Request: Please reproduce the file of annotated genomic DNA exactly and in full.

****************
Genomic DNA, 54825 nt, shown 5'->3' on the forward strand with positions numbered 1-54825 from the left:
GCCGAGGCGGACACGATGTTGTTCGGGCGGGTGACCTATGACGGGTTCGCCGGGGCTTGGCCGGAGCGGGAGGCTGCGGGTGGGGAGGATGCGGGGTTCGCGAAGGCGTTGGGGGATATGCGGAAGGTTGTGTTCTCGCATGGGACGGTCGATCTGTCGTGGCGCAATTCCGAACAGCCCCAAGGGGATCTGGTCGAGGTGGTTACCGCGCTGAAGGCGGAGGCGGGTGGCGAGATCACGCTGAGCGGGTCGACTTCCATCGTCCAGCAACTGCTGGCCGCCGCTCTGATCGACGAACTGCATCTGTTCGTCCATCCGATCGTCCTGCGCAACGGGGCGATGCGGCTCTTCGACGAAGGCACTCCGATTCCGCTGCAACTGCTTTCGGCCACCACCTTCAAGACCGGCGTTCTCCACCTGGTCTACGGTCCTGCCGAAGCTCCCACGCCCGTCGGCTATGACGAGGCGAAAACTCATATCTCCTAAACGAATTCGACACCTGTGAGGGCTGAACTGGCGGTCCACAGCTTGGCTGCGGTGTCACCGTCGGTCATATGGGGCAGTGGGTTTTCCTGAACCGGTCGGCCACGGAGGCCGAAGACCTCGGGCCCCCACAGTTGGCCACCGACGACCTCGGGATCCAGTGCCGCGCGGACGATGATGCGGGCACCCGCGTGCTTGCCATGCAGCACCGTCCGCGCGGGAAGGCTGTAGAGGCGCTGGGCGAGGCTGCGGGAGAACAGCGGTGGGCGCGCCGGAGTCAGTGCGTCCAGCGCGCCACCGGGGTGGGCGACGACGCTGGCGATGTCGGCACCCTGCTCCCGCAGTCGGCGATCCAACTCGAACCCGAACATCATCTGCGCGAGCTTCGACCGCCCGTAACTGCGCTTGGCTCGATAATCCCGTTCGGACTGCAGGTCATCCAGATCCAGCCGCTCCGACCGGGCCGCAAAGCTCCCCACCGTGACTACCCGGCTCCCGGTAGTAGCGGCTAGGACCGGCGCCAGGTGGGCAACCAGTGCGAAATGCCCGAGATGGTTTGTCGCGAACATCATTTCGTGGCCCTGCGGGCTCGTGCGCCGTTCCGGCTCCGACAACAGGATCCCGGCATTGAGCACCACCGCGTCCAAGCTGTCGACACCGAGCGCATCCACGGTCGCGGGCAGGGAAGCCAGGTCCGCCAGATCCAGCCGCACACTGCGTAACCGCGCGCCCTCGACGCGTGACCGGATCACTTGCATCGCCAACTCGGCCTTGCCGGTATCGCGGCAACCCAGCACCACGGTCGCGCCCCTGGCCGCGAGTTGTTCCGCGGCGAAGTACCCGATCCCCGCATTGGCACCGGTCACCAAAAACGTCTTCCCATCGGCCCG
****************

Genomic DNA, 54825 nt, shown 5'->3' on the forward strand with positions numbered 1-54825 from the left:
GCCGAGGCGGACACGATGTTGTTCGGGCGGGTGACCTATGACGGGTTCGCCGGGGCTTGGCCGGAGCGGGAGGCTGCGGGTGGGGAGGATGCGGGGTTCGCGAAGGCGTTGGGGGATATGCGGAAGGTTGTGTTCTCGCATGGGACGGTCGATCTGTCGTGGCGCAATTCCGAACAGCCCCAAGGGGATCTGGTCGAGGTGGTTACCGCGCTGAAGGCGGAGGCGGGTGGCGAGATCACGCTGAGCGGGTCGACTTCCATCGTCCAGCAACTGCTGGCCGCCGCTCTGATCGACGAACTGCATCTGTTCGTCCATCCGATCGTCCTGCGCAACGGGGCGATGCGGCTCTTCGACGAAGGCACTCCGATTCCGCTGCAACTGCTTTCGGCCACCACCTTCAAGACCGGCGTTCTCCACCTGGTCTACGGTCCTGCCGAAGCTCCCACGCCCGTCGGCTATGACGAGGCGAAAACTCATATCTCCTAAACGAATTCGACACCTGTGAGGGCTGAACTGGCGGTCCACAGCTTGGCTGCGGTGTCACCGTCGGTCATATGGGGCAGTGGGTTTTCCTGAACCGGTCGGCCACGGAGGCCGAAGACCTCGGGCCCCCACAGTTGGCCACCGACGACCTCGGGATCCAGTGCCGCGCGGACGATGATGCGGGCACCCGCGTGCTTGCCATGCAGCACCGTCCGCGCGGGAAGGCTGTAGAGGCGCTGGGCGAGGCTGCGGGAGAACAGCGGTGGGCGCGCCGGAGTCAGTGCGTCCAGCGCGCCACCGGGGTGGGCGACGACGCTGGCGATGTCGGCACCCTGCTCCCGCAGTCGGCGATCCAACTCGAACCCGAACATCATCTGCGCGAGCTTCGACCGCCCGTAACTGCGCTTGGCTCGATAATCCCGTTCGGACTGCAGGTCATCCAGATCCAGCCGCTCCGACCGGGCCGCAAAGCTCCCCACCGTGACTACCCGGCTCCCGGTAGTAGCGGCTAGGACCGGCGCCAGGTGGGCAACCAGTGCGAAATGCCCGAGATGGTTTGTCGCGAACATCATTTCGTGGCCCTGCGGGCTCGTGCGCCGTTCCGGCTCCGACAACAGGATCCCGGCATTGAGCACCACCGCGTCCAAGCTGTCGACACCGAGCGCATCCACGGTCGCGGGCAGGGAAGCCAGGTCCGCCAGATCCAGCCGCACACTGCGTAACCGCGCGCCCTCGACGCGTGACCGGATCACTTGCATCGCCAACTCGGCCTTGCCGGTATCGCGGCAACCCAGCACCACGGTCGCGCCCCTGGCCGCGAGTTGTTCCGCGGCGAAGTACCCGATCCCCGCATTGGCACCGGTCACCAAAAACGTCTTCCCATCGGCCCG